A new study suggests that medical marijuana can reduce opioid abuse, Arkansas and Florida continue to grapple with addressing voter-approved medical marijuana laws, and more.
On Monday, a new study found that legalized medical marijuana could help curb opiod abuse. A new study reported in the journal Drug and Alcohol Dependence finds that in states with medical marijuana, hospitalization rates for opioid pain pill dependence and abuse dropped by nearly a quarter (23%), while opioid overdose rates dropped by 13%. Researchers had expected to see an increase in marijuana-related visits. "Instead, medical marijuana laws may have reduced hospitalizations related to opioid pain relievers," said study author Yuyan Shi, a public health professor at the University of California, San Diego.
Last Thursday, the Senate passed two medical marijuana "fix" bills. The state Senate approved two bills aimed at modifying the state's voter-approved medical marijuana law. The Senate approved House Bill 1400, which would ban the smoking of marijuana anywhere tobacco smoking is banned. That bill now goes to the governor's desk. The Senate also approved Senate Bill 721, which would require dispensaries to appoint a pharmacist director who would be available for consultations with patients during hours the dispensary is open. That bill now heads to the House.
Last Wednesday, the patient plant limit rose to 24 as a bill limiting home grows advanced. A bill aimed at limiting marijuana home grows has been amended -- again -- in the House Judiciary Committee. In a Wednesday vote, the committee approved raising the plant limit under House Bill 1220 to 24 plants. The bill had originally set the number at 12, but lawmakers then upped the count to 16, and now 24 -- if patients register with the state. The bill now heads for a House floor vote.
On Tuesday, a restrictive medical marijuana bill advanced. While a half-dozen competing measures aim to address the state's voter-approved medical marijuana system, the most restrictive measure advanced in the House on Tuesday. House Bill 1397 would limit growers to the seven currently permitted and bans smoking, vaping, and edibles. It moved out of the Health Quality Subcommittee on a 14-1 vote, but faces two more committee votes before heading for the House floor. None of the five Senate bills addressing medical marijuana have yet had a hearing.
On Tuesday, a CBD cannabis oil expansion bill passed the House. The House voted 167-4 Tuesday to approve Senate Bill 16, which would add six new qualifying conditions for the use of cannabis oil, including autism, AIDS, Tourette's Syndrome, and Alzheimer's. The state Senate approved the bill last month.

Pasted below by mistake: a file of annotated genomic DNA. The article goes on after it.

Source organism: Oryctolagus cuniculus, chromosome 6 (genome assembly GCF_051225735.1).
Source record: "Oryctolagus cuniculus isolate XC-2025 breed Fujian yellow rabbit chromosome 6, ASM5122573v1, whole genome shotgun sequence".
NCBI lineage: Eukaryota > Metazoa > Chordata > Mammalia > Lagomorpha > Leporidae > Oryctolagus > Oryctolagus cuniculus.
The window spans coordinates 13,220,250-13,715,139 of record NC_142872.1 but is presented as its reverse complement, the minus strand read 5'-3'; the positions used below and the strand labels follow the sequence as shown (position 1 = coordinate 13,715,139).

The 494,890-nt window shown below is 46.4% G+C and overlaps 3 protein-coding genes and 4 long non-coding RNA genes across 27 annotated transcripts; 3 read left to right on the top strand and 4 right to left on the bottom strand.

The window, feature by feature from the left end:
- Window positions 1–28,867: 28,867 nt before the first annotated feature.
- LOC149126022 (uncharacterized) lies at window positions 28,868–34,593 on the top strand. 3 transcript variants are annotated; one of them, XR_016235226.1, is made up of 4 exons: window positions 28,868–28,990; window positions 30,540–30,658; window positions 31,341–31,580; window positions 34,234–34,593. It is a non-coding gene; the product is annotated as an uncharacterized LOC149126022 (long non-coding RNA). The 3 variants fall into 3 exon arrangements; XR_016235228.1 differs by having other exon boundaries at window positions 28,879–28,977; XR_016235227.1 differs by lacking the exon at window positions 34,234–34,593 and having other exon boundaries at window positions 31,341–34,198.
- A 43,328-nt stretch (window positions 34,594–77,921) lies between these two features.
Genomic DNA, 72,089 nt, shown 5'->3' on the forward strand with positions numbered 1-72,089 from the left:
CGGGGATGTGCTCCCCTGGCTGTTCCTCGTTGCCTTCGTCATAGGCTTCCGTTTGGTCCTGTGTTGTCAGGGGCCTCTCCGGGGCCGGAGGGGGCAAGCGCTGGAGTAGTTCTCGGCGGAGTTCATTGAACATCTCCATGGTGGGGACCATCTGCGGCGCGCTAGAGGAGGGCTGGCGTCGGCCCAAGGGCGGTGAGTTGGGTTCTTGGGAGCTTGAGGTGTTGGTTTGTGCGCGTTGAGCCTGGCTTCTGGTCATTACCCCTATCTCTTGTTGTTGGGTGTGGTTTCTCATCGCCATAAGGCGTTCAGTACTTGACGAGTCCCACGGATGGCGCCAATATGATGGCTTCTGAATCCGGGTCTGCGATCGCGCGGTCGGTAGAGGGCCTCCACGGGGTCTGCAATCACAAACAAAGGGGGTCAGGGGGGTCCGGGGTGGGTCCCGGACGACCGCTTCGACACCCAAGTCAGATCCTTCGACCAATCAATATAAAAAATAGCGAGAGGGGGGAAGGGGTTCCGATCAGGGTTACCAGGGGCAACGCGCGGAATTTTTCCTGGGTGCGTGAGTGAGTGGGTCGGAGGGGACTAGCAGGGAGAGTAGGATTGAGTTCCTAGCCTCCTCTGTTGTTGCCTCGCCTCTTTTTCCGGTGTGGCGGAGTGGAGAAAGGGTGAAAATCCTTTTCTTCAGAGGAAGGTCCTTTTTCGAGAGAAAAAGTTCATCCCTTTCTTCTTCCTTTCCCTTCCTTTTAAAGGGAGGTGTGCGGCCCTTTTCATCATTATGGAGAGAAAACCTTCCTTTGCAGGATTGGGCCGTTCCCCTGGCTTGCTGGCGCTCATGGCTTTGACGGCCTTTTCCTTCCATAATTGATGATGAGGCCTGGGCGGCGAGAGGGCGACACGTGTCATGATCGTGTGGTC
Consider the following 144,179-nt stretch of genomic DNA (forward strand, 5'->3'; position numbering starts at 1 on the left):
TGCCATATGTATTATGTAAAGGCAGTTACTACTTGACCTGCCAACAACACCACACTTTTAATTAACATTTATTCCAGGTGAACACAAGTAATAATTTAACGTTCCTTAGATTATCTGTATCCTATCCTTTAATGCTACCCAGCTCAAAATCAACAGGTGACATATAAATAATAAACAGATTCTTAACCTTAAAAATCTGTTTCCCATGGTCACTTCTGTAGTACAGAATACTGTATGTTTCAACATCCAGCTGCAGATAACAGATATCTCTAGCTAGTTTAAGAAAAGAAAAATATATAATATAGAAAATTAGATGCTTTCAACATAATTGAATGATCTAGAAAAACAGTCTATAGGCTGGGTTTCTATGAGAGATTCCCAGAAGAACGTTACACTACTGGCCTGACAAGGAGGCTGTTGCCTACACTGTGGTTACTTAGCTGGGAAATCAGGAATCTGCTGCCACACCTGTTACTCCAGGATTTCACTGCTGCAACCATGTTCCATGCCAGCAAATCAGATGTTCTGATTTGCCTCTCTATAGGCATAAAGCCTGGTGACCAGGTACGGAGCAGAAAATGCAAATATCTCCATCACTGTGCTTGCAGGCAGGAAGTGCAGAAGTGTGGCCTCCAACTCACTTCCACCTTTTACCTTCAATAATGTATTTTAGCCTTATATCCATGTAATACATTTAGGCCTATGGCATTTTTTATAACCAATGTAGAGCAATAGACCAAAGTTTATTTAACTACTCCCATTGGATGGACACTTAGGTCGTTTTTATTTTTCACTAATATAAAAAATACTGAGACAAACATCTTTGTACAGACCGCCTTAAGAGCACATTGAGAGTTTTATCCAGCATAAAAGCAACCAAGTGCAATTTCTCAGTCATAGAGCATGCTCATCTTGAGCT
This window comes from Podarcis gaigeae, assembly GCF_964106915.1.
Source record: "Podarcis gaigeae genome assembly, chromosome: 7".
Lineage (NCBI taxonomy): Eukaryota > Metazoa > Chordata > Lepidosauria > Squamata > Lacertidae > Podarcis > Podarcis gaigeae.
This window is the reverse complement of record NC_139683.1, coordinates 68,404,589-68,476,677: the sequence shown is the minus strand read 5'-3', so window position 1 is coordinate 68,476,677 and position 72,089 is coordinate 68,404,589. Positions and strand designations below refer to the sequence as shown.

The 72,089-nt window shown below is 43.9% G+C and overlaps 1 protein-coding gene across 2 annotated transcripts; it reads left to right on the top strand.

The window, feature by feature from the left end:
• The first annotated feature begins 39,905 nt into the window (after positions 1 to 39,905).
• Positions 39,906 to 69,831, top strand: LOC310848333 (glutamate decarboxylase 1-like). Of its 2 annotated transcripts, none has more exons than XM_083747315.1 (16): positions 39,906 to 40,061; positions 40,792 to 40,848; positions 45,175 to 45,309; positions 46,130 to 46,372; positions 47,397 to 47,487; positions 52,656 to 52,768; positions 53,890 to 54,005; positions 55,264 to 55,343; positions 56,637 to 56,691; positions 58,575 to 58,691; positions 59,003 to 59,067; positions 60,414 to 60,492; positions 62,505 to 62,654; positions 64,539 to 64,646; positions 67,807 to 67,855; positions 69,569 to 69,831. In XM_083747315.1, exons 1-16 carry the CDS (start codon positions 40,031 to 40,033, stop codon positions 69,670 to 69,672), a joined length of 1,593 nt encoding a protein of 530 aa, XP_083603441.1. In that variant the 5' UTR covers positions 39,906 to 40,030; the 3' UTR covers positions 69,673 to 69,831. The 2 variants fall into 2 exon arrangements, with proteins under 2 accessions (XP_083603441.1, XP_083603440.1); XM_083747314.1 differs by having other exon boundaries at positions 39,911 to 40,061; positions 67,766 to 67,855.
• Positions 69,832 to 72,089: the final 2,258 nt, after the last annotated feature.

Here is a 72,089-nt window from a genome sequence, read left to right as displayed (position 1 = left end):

On Monday, Ma bill to make medical marijuana users eligible for organ transplans got a hearing. Legislators heard powerful testimony from patients removed from life-saving organ transplant lists because they used marijuana as they considered Legislative Document 764. The bill would targets the Maine Medical Center, the only transplant center in the state, whose transplant policy states that "use of prescribed or recreational marijuana by any route of administration is absolutely prohibited." No vote was taken, and the bill is scheduled for more hearings next month.
On Monday, the state Supreme Court ruled the former attorney general wrongly changed initiative ballot question wording. Former state Attorney General Scott Pruitt (R), now head of the federal Environmental Protection Agency, changed the ballot title for a medical marijuana initiative in a way that would mislead voters. The original ballot question read: "A yes vote legalizes the licensed use, sale, and growth of marijuana in Oklahoma for medicinal purposes," but Pruitt changed that to: "This measure legalizes the licensed use, sale, and growth of marijuana in Oklahoma. There are no qualifying medical conditions identified." Now, the original language for the 2018 initiative has been restored.
Last Friday, a medical marijuana bill advanced. The Senate Health and Human Resources Committee voted to approve Senate Bill 386, the West Virginia Medical Cannabis Act. The bill would create a system of regulated cultivation sites and dispensaries and allow the use of medical marijuana by persons suffering from a list of qualifying conditions. The bill now heads to the Senate Judiciary Committee.
[For extensive information about the medical marijuana debate, presented in a neutral format, visit MedicalMarijuana.ProCon.org.]